In this case, the invention is based on a finding that parasitic voltages that are coupled from opposite poles to a shaft of the three-phase a.c. machine cancel out one another, so that when, for example, the stator windings of the three-phase a.c. machine operate insulated from one another in connection with exclusively balanced-to-ground voltages being present at the individual stator windings, the above-described drawbacks with respect to bearing damage and contact voltages are obviated, which applies both with use of bearings between rotor and stator that are insulated against flowing current, and in bearings that are free of such insulation. Relative to the above-described arrangement, it is necessary for the arrangement according to the invention that the three-phase a.c. machine be accessible to an operation in open triangular arrangement, that the frequency converter has at least six output terminals to dispense the balanced-to-ground voltages, and that the three-phase a.c. machine and the frequency converter are connected to an at least six-core machine connecting cable. The arrangement according to the invention advantageously has the result that the parts of the arrangement listed below constantly remain at ground potential: the rotor of the three-phase a.c. machine as well as the bearing inner rings connected with it as well as an optionally present coupling to the shaft of another machine that is connected to the three-phase a.c. machine, for example a working machine; the machine housing as well as the bearing outer rings that are connected to the machine housing, and finally the protective ground connection on its entire length between the three-phase a.c. machine and the grounding point.

Accordingly, the following advantages of the arrangement according to the invention are to be emphasized: the edges of the voltage output to the output terminals of the frequency converter do not produce any flow of current through the protective ground connection of the three-phase a.c. machine. An onset of parasitic voltages that are present via the bearing is prevented because of the stray capacitances. Also, parasitic voltages on the stator of the three-phase a.c. machine against ground and/or other support parts, for example a working machine that is operated by the three-phase a.c. machine, are prevented. As a result, the wiring in particular for outgoing and return conduction between the three-phase a.c. machine and the frequency converter can be made compact; a low high-frequency radiation is advantageously achieved. In addition, in the case of a multiple grounding, only a slight increase in the high-frequency radiation is produced. Finally, the machine connecting cable can be made, optionally even unshielded. In this case, the unit is therefore insulated for workers. Also, for the entire arrangement according to the invention, thoroughly tested assemblies can advantageously be used, in particular with respect to susceptibility to error.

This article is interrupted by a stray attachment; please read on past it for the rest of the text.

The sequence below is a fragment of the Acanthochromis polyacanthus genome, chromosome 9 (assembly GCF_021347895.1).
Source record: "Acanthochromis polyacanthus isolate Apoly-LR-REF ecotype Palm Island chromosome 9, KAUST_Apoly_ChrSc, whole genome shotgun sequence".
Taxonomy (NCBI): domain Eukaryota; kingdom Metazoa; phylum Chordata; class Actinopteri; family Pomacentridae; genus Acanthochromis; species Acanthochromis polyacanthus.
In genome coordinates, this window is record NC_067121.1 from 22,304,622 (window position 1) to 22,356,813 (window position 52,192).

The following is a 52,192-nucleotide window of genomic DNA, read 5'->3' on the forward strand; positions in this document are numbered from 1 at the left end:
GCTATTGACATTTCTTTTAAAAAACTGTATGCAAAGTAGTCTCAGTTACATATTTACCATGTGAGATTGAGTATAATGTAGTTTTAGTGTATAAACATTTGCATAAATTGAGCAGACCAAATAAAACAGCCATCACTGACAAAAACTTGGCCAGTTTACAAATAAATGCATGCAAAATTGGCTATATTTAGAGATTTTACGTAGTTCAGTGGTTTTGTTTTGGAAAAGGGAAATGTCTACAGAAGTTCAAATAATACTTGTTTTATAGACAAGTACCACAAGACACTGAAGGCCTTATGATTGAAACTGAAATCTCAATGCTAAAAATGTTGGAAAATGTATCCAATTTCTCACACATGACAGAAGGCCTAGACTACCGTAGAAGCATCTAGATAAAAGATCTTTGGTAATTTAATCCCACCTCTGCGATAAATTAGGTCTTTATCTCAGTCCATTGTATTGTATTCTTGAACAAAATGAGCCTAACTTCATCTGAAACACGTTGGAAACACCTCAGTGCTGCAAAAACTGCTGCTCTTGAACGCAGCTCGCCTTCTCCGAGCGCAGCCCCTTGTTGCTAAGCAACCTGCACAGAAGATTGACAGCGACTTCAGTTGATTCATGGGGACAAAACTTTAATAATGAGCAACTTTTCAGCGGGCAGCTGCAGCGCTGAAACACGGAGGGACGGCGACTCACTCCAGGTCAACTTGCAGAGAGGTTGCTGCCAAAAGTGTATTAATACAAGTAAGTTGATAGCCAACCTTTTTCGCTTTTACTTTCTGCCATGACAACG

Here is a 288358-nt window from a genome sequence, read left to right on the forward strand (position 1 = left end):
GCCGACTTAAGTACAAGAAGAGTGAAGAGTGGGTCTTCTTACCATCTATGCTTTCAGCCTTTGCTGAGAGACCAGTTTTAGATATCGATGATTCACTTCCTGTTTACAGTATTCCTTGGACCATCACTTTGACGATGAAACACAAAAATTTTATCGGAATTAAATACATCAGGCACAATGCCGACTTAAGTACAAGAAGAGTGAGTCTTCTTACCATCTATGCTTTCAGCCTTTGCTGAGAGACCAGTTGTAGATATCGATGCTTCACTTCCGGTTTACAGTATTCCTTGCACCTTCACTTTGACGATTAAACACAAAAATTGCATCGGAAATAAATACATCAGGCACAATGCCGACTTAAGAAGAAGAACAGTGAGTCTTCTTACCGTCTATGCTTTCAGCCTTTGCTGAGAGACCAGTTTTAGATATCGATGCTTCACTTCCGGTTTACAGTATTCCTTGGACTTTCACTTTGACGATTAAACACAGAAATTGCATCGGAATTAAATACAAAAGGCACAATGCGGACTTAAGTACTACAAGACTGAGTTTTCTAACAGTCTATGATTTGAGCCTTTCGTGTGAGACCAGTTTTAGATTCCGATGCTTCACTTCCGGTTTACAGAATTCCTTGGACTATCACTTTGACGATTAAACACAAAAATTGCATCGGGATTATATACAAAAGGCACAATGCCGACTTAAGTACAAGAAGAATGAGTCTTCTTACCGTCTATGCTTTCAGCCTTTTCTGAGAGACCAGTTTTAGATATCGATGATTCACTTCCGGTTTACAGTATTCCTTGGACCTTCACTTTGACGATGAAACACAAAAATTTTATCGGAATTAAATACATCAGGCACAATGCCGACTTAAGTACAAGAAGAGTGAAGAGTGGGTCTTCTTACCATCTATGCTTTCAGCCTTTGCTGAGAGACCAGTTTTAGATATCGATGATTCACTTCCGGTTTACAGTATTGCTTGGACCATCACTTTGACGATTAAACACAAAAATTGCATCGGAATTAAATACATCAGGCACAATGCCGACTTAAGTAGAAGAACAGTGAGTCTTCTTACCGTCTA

For a perfect functioning of the arrangement according to the invention, the requirement is only that the stray capacitances of each of the stator windings relative to the machine housing or relative to the rotor with respect to a center of the stator winding be essentially symmetrically divided between their two connecting points. This is generally, however, an inherently existing property of many three-phase a.c. machines. Slighter deviations from this capacitive symmetry of each individual stator winding relative to the rotor or the machine housing or imbalances in the ground-symmetric output voltages of the frequency converter result only in the onset of small parasitic residual currents and reduce the effectiveness of the arrangement according to the invention only slightly.

Other advantages, features and details of the invention follow from the embodiment of the invention, described below, based on the figures. Here:

FIG. 1 shows a circuit diagram of an arrangement with a frequency converter and a three-phase a.c. motor, and

FIG. 2 shows a circuit diagram of a pole-changer circuit of the frequency converter.